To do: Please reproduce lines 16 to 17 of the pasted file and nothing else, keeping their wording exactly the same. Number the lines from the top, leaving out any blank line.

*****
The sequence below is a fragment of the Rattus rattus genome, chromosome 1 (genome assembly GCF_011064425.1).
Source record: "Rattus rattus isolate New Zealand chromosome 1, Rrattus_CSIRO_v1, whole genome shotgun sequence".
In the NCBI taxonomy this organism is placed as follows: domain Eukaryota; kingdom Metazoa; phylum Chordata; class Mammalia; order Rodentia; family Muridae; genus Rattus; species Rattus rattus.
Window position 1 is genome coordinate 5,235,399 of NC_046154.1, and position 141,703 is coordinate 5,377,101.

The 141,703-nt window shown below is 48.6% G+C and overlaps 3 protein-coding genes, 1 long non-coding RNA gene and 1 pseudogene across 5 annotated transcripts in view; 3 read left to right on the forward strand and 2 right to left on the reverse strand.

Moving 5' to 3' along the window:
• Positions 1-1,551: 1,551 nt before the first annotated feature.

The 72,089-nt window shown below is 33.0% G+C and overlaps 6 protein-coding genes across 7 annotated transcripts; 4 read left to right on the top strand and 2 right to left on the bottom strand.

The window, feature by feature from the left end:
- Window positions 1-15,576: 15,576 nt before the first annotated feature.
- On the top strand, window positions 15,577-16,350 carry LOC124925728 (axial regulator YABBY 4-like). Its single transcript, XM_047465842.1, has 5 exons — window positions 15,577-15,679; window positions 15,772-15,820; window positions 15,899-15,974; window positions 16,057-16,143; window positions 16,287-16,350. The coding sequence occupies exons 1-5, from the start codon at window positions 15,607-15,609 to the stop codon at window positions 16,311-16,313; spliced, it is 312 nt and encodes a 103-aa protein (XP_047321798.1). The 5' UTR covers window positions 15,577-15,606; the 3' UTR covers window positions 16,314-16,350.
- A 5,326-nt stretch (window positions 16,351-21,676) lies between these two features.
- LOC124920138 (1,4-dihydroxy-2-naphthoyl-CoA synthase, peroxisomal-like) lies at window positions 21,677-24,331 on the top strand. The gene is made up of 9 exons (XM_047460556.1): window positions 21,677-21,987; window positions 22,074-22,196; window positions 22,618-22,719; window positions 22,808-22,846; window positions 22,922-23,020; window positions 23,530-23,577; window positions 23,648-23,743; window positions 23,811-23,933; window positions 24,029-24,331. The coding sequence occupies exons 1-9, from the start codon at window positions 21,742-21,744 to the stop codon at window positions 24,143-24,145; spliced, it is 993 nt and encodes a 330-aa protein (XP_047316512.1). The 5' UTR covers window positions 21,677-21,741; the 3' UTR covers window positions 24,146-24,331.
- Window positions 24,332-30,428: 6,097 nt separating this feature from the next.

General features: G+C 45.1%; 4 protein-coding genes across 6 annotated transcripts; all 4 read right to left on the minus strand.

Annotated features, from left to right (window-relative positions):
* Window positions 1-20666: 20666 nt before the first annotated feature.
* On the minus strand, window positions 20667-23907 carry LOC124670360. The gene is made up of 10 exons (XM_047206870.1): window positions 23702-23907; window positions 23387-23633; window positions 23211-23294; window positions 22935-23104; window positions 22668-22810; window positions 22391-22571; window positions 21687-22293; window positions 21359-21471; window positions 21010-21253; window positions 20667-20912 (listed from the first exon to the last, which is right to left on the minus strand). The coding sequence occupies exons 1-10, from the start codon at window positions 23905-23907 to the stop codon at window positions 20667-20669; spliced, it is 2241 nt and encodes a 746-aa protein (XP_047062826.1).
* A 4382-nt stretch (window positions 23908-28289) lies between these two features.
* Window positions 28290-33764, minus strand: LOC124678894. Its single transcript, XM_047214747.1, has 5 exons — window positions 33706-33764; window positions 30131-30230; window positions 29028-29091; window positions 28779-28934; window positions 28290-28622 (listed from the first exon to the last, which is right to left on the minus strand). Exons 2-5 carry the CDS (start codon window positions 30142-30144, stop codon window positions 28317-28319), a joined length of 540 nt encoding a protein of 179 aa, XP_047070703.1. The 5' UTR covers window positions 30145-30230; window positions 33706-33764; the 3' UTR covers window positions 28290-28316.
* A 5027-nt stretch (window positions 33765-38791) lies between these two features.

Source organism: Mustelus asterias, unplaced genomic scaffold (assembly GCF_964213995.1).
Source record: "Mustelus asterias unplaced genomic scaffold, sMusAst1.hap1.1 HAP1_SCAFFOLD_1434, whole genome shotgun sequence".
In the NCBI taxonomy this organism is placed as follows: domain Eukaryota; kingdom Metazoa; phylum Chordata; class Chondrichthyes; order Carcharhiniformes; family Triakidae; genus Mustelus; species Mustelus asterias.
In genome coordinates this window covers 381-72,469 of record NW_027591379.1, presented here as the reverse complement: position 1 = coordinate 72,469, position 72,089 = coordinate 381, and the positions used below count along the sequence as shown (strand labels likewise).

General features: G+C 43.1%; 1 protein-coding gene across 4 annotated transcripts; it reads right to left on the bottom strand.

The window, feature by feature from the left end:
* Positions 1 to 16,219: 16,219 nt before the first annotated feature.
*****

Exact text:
Annotated features, from left to right (window-relative positions):
* Window positions 1-20666: 20666 nt before the first annotated feature.